O’Neil also takes a look at the struggles of the Seahawks fourth-quarter defense, “It was the fourth time this season the Seahawks defense lost a lead in the fourth quarter. Seattle led 16-13 with nine minutes left in the opener at Arizona only to have the Cardinals drive 80 yards for the winning touchdown. Detroit and Miami each came back from fourth-quarter deficits to beat Seattle in the Seahawks’ previous two road games. In Chicago, though, Seattle’s offense and quarterback Russell Wilson — along with the fact backup quarterback Matt Flynn won the coin toss — gave the Seahawks a victory despite the defense giving up that late lead. ‘We had our stops, but we’ve got to finish better,’ [safety Earl] Thomas said. ‘Hats go off to Russell and the offense, and all the players that were in on the key plays that ended in the result we had today.’ ”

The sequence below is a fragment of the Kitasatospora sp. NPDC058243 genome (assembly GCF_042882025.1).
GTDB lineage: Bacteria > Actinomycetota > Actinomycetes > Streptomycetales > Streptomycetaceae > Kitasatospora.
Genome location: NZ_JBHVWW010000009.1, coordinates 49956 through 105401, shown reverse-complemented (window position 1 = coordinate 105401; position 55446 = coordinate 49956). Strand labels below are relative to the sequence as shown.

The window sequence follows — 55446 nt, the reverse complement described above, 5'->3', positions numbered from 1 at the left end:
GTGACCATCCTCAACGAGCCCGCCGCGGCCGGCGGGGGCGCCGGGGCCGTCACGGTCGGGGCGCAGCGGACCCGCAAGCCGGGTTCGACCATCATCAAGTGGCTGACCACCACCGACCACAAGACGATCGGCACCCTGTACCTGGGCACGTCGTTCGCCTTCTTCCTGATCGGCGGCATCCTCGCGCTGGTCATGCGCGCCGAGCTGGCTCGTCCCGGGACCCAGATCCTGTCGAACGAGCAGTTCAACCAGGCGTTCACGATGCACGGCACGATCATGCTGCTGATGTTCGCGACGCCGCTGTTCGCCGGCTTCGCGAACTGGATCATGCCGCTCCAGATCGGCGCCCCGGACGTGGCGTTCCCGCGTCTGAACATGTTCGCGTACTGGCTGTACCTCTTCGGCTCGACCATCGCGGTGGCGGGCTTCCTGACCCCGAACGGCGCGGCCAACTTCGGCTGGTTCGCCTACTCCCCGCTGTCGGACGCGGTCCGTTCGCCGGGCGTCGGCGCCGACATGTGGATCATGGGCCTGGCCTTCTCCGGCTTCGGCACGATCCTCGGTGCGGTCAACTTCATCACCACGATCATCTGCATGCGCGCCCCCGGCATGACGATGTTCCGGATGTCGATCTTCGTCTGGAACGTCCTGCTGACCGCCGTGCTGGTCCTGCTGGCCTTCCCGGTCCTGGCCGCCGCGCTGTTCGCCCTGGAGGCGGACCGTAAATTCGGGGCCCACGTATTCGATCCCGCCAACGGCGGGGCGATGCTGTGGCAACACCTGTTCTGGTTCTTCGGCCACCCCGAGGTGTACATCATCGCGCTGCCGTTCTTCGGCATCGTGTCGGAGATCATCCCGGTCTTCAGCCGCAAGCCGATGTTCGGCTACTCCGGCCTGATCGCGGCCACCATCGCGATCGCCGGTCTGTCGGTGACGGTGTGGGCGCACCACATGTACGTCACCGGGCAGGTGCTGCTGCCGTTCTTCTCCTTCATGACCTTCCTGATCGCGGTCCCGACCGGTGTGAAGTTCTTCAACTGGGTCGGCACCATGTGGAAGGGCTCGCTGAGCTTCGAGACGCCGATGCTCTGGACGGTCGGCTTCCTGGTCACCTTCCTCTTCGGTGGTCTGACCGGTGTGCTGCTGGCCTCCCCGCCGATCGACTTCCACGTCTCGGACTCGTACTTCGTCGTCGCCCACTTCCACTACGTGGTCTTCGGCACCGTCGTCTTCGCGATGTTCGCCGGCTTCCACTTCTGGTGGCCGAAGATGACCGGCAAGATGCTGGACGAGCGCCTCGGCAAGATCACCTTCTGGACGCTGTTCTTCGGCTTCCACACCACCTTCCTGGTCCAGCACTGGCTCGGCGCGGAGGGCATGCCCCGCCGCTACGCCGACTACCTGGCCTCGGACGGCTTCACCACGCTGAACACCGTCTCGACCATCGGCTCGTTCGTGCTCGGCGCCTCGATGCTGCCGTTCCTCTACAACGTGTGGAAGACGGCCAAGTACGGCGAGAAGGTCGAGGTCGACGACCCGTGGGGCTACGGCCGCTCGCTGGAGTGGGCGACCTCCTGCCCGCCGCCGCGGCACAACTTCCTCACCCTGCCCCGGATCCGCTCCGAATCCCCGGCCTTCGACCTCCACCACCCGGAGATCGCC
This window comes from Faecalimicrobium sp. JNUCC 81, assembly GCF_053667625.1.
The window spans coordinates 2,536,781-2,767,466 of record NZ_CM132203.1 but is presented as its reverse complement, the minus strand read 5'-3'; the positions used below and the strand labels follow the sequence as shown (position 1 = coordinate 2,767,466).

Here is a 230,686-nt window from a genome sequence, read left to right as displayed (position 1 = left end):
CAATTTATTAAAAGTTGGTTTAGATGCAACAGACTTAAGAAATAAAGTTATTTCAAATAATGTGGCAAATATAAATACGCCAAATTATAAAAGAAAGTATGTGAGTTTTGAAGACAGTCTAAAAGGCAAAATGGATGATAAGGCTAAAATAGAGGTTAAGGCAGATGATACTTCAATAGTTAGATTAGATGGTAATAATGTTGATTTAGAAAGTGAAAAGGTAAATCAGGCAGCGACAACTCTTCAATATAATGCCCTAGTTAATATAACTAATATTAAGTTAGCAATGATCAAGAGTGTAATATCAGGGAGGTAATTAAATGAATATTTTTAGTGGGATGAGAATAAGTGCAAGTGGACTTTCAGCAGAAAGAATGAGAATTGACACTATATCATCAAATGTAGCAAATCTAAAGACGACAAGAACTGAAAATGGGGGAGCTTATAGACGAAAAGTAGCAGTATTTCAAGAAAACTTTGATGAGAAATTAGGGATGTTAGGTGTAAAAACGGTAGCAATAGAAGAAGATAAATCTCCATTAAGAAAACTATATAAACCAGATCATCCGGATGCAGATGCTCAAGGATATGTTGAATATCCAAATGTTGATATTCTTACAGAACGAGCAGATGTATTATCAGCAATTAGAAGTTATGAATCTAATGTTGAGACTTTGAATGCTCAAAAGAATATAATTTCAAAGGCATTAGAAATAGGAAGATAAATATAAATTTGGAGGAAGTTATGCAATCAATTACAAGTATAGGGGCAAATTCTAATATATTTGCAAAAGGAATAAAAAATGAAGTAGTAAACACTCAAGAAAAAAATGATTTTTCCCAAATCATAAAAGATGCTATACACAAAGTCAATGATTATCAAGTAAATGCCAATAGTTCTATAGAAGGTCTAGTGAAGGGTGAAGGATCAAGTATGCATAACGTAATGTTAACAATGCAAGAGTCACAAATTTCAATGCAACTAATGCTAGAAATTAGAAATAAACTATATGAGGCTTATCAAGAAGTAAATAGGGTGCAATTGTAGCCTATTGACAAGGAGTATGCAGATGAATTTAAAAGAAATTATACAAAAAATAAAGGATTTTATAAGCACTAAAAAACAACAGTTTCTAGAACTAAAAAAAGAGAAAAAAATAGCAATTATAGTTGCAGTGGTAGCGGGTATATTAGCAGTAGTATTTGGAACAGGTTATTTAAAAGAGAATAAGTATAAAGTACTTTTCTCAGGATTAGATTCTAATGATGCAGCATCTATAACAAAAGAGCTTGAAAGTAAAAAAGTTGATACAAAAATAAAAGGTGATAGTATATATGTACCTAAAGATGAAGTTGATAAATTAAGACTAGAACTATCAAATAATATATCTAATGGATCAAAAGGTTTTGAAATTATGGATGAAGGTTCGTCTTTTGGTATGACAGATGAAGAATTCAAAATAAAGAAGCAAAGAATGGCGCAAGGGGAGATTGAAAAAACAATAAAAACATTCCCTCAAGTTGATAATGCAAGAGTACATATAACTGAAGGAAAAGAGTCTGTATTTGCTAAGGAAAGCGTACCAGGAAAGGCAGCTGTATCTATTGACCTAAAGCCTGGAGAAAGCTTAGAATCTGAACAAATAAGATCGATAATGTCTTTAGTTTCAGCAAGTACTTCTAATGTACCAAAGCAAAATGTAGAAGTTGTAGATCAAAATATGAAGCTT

Eric Williams of the Tacoma News Tribune has his game story from Sunday, “The Seahawks won the toss in overtime. This time, Wilson used his legs instead of his arm to move the ball down the field, running three times for 28 yards to help Seattle get into field- goal position. But Carroll didn’t want to give the Bears another chance to win the game. ‘We were trying to win the football game there,’ Carroll said. ‘We weren’t thinking about just kicking the field goal.’ So on first-and-10 from Chicago’s 13-yard line, Wilson used a play-action fake to freeze the defense, rolled to his left and hit Rice on a crossing route, with the wiry receiver plowing into the end zone for the game-winning score.